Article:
Hi, my name's Pauline. Recently, I dipped my toe into teaching with Edlumino at the Dunkirk migrant camp and I can't wait to go back! Teaching in such circumstances might not be everyone's 'cup of tea' but it's a good fit for me and it may well be for you too.
I'm lucky; I don't have a job. So I don't miss the obvious downside to teaching in these circumstances: no pay packet at the end of the month. I did once have a job. I taught for eleven years in a junior school but... when edicts became increasingly simplistic lacking contextual consideration' high expectations became a matter of unrealistic target setting rather than belief in the child and a passion for quality provision; poor recruitment policies led to defective leadership; and the workload simply became too great, it was time to go.
Since then I've tutored in numeracy and literacy and run a franchise business encouraging young children to get involved in physical exercise at an early age.
And I've volunteered. Firstly, with Book Bus in Zambia for two weeks; then with All hands Volunteers in the Philippines for a month (having convinced myself I could cope for longer). Rory and Ginny give you the same opportunity with the school at Dunkirk. Come across, give it a go and, if it's for you, think seriously about a longer stretch.
I've learnt a lot from volunteering, not least the importance of longer term commitment. In Zambia, we worked in a village where the children readily formed attachments; and in an orphanage where they did not. The reason? The orphans of Livingstone were used to a succession of people popping in and out of their lives. They couldn't afford to lean on you. Of course, the Dunkirk school presents another reason for longer term commitment: continuity and progression. At present, children are taught on a 1:1 basis - the individual's zone of proximal development trumps progressive group methods in a situation where children present with vastly varying levels of attainment. Rigour in these circumstances lies in pushing the child on through a succession of expertly understood next steps. (Not sure? Didn't teach that year group? Never encountered ESL? Then ask Rory, Ginny or another volunteer. Folk in this situation readily leave their egos behind and collaboration in such an unstructured environment amongst well motivated individuals is refreshing.)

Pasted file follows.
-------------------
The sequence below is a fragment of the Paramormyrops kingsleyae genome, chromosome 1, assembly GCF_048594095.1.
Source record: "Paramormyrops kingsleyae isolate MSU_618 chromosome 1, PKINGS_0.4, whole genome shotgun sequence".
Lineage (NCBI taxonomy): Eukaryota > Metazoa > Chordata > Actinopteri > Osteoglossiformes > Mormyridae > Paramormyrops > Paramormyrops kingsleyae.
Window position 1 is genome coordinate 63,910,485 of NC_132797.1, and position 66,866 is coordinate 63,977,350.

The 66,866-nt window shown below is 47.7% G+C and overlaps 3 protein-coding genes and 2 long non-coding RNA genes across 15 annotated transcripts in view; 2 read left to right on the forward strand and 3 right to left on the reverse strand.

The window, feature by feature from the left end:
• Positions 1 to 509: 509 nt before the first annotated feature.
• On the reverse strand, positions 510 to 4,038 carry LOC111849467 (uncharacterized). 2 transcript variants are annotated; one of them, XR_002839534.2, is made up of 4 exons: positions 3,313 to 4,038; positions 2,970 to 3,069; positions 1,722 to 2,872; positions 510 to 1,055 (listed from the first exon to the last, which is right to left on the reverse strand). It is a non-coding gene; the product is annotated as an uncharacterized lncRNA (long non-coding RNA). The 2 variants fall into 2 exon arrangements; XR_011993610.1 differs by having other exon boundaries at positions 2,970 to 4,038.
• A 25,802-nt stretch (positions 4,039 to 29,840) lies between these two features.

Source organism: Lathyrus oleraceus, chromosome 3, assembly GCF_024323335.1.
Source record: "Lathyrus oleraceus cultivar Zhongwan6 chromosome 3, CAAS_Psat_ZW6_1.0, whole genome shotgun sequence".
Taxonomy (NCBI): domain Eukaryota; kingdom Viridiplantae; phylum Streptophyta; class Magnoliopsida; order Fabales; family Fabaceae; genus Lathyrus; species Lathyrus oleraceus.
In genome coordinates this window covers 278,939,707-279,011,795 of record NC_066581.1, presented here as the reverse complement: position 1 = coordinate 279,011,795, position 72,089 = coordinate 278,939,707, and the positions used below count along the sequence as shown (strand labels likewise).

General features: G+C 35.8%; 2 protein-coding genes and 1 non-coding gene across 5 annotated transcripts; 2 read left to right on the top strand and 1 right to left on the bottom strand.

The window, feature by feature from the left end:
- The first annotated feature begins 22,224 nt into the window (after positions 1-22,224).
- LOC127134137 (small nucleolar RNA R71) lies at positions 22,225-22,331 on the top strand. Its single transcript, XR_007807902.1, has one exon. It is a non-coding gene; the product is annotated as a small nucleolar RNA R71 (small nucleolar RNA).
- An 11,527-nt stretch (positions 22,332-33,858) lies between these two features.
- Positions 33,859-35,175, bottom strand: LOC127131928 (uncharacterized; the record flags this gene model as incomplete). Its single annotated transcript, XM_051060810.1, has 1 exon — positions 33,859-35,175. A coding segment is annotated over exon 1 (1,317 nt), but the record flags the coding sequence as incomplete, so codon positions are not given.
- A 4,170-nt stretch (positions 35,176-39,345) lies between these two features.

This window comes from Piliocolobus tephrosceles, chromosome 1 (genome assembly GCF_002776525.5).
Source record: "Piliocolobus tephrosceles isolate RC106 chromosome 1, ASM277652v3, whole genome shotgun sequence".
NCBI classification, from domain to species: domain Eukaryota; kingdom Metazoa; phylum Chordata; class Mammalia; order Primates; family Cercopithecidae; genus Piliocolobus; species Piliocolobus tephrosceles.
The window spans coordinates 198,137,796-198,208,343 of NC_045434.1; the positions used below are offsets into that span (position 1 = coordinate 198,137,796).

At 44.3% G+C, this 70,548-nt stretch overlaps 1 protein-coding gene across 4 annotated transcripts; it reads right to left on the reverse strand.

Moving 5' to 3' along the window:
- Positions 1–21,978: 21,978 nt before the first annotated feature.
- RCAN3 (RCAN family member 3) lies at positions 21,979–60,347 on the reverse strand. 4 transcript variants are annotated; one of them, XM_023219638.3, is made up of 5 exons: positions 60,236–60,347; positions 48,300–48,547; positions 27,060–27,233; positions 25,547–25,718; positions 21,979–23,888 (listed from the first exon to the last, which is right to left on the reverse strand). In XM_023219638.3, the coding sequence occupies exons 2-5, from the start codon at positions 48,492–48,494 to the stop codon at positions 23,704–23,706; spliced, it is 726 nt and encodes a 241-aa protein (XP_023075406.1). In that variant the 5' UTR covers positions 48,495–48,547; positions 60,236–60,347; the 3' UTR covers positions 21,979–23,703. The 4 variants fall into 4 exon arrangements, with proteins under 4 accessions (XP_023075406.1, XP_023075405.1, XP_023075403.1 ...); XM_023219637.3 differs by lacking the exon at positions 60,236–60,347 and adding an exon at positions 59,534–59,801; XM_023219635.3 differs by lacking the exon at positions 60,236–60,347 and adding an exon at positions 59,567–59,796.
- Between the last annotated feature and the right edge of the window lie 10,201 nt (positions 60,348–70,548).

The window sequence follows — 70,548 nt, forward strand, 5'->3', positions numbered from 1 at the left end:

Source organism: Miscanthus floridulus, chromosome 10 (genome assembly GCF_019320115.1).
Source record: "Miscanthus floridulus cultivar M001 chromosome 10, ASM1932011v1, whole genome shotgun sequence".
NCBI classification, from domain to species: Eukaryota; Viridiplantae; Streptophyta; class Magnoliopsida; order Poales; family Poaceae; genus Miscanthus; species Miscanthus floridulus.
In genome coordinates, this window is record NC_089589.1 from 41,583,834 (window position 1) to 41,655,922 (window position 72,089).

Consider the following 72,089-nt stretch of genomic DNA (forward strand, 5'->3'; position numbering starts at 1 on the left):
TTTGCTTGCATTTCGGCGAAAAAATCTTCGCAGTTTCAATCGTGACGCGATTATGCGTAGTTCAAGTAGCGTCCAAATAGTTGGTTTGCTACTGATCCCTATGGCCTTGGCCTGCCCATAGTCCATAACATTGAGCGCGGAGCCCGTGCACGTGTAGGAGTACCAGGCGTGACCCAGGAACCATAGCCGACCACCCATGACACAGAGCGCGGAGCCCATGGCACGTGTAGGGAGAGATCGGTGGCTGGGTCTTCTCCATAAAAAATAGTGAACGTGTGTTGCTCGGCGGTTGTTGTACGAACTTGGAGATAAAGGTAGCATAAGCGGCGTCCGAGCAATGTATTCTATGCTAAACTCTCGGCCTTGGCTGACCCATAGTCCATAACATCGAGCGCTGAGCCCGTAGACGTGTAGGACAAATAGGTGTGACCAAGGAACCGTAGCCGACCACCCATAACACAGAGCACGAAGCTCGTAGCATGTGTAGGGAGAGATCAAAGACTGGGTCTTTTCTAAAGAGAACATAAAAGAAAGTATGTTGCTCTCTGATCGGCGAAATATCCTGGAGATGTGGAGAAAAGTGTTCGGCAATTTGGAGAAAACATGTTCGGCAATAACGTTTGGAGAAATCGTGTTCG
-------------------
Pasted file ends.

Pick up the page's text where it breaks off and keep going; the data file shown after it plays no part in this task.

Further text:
It was in Zambia too that I learnt to fully respect project leaders. Well, why wouldn't you? Extreme poverty, displacement and questionable politics will affect you. Once numbers become names, centrism lurches to the left and reticence recedes rapidly. Resist! There's a reason why things are done a certain way and the people to listen to are the long termers - Rory and Ginny in this case.
The Edlumino school at Dunkirk is apolitical and that's a bonus. Political lobbying is necessary - at the end of the day, what these children really need is a permanent home and the opportunity to grow in a place of safety but, in the meantime, some of us (maybe you?) are best utilised doing what we're trained to do. One day, many of these children will want to rebuild their countries; they won't be able to do that if their education is neglected. One day, they'll be faced with political, and ethical choices; without schooling they'll be unable to resist indoctrination and escape marginalisation.
Want to be part of this? Then grab your waterproofs and your wellies, your sun screen and your smile, and get in touch with Edlumino. They've rekindled my love of teaching. And that's worth far more than any pay packet. Well in teaching it is anyway. :-)
So, if these three girls can study maths at KS3 and GCSE level, in the impoverished environment of a refugee camp, through the medium of a foreign language, what else could they achieve given half a chance? Please support Edlumino, the organisation I've had the privilege of working with this week. They're ensuring children of primary and secondary school age have an opportunity to continue their education. A lack of schooling would, of course, jeopardise these children's futures - and impact on ours too.
Pauline is a qualified teacher who we met briefly in Basroch camp and then came out initially for a visit week to La Liniere in March. She was instantly accepted and appreciated by the children for her calm and collected manner, and real warmth when teaching them difficult concepts and ideas. We are so pleased to say she will be joining us again in May for a month.